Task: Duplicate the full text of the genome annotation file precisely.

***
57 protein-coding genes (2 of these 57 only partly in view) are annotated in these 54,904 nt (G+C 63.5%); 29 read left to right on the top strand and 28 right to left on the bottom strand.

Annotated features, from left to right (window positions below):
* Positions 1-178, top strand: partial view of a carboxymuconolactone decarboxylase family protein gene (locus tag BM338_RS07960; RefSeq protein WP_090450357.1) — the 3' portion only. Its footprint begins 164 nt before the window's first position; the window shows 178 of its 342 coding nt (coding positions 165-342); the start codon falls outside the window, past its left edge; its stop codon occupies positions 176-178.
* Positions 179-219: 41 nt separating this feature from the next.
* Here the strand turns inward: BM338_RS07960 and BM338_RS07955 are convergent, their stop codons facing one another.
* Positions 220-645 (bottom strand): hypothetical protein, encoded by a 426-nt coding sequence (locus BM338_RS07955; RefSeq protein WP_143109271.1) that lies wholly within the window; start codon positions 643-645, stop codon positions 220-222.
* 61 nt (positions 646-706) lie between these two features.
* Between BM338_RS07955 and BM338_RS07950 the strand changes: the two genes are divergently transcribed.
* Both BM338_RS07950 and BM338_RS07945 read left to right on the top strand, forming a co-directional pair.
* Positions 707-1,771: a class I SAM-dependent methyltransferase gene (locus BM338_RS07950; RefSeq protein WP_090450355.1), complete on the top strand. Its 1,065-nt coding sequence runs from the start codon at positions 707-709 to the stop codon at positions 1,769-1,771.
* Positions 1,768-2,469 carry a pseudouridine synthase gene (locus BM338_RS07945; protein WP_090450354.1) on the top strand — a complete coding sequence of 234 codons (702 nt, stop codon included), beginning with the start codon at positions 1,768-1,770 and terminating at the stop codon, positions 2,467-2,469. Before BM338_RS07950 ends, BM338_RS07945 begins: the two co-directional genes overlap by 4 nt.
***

57 protein-coding genes (2 of these 57 only partly in view) are annotated in these 54,904 nt (G+C 63.5%); 29 read left to right on the top strand and 28 right to left on the bottom strand.

Annotated features, from left to right (window positions below):
* Positions 1-178, top strand: partial view of a carboxymuconolactone decarboxylase family protein gene (locus tag BM338_RS07960; RefSeq protein WP_090450357.1) — the 3' portion only. Its footprint begins 164 nt before the window's first position; the window shows 178 of its 342 coding nt (coding positions 165-342); the start codon falls outside the window, past its left edge; its stop codon occupies positions 176-178.
* Positions 179-219: 41 nt separating this feature from the next.
* Here the strand turns inward: BM338_RS07960 and BM338_RS07955 are convergent, their stop codons facing one another.
* Positions 220-645 (bottom strand): hypothetical protein, encoded by a 426-nt coding sequence (locus BM338_RS07955; RefSeq protein WP_143109271.1) that lies wholly within the window; start codon positions 643-645, stop codon positions 220-222.
* 61 nt (positions 646-706) lie between these two features.
* Between BM338_RS07955 and BM338_RS07950 the strand changes: the two genes are divergently transcribed.
* Both BM338_RS07950 and BM338_RS07945 read left to right on the top strand, forming a co-directional pair.
* Positions 707-1,771: a class I SAM-dependent methyltransferase gene (locus BM338_RS07950; RefSeq protein WP_090450355.1), complete on the top strand. Its 1,065-nt coding sequence runs from the start codon at positions 707-709 to the stop codon at positions 1,769-1,771.
* Positions 1,768-2,469 carry a pseudouridine synthase gene (locus BM338_RS07945; protein WP_090450354.1) on the top strand — a complete coding sequence of 234 codons (702 nt, stop codon included), beginning with the start codon at positions 1,768-1,770 and terminating at the stop codon, positions 2,467-2,469. Before BM338_RS07950 ends, BM338_RS07945 begins: the two co-directional genes overlap by 4 nt.